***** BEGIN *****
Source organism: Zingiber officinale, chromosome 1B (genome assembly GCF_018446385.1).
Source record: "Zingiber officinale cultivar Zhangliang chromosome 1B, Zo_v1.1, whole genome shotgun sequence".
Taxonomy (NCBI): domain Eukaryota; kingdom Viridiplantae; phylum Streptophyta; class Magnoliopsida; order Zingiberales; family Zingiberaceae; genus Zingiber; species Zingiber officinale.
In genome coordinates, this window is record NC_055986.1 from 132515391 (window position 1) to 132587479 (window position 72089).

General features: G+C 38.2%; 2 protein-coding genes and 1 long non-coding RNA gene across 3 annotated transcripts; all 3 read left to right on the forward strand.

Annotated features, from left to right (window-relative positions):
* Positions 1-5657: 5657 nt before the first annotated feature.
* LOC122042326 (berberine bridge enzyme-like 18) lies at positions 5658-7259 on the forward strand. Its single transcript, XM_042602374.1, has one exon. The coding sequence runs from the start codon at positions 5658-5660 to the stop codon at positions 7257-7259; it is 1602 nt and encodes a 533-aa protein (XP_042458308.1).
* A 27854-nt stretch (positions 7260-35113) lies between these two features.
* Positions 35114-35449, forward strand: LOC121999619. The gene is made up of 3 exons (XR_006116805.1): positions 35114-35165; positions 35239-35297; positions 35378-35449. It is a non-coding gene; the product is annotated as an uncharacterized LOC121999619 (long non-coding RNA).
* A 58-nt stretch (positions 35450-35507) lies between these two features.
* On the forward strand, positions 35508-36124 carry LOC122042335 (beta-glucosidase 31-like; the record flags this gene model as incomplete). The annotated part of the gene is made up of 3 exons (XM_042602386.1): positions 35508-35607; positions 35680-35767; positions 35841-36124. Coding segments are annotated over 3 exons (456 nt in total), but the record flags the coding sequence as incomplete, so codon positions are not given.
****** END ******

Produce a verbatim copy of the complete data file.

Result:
Source organism: Zingiber officinale, chromosome 1B (genome assembly GCF_018446385.1).
Source record: "Zingiber officinale cultivar Zhangliang chromosome 1B, Zo_v1.1, whole genome shotgun sequence".
Taxonomy (NCBI): domain Eukaryota; kingdom Viridiplantae; phylum Streptophyta; class Magnoliopsida; order Zingiberales; family Zingiberaceae; genus Zingiber; species Zingiber officinale.
In genome coordinates, this window is record NC_055986.1 from 132515391 (window position 1) to 132587479 (window position 72089).

General features: G+C 38.2%; 2 protein-coding genes and 1 long non-coding RNA gene across 3 annotated transcripts; all 3 read left to right on the forward strand.

Annotated features, from left to right (window-relative positions):
* Positions 1-5657: 5657 nt before the first annotated feature.
* LOC122042326 (berberine bridge enzyme-like 18) lies at positions 5658-7259 on the forward strand. Its single transcript, XM_042602374.1, has one exon. The coding sequence runs from the start codon at positions 5658-5660 to the stop codon at positions 7257-7259; it is 1602 nt and encodes a 533-aa protein (XP_042458308.1).
* A 27854-nt stretch (positions 7260-35113) lies between these two features.
* Positions 35114-35449, forward strand: LOC121999619. The gene is made up of 3 exons (XR_006116805.1): positions 35114-35165; positions 35239-35297; positions 35378-35449. It is a non-coding gene; the product is annotated as an uncharacterized LOC121999619 (long non-coding RNA).
* A 58-nt stretch (positions 35450-35507) lies between these two features.
* On the forward strand, positions 35508-36124 carry LOC122042335 (beta-glucosidase 31-like; the record flags this gene model as incomplete). The annotated part of the gene is made up of 3 exons (XM_042602386.1): positions 35508-35607; positions 35680-35767; positions 35841-36124. Coding segments are annotated over 3 exons (456 nt in total), but the record flags the coding sequence as incomplete, so codon positions are not given.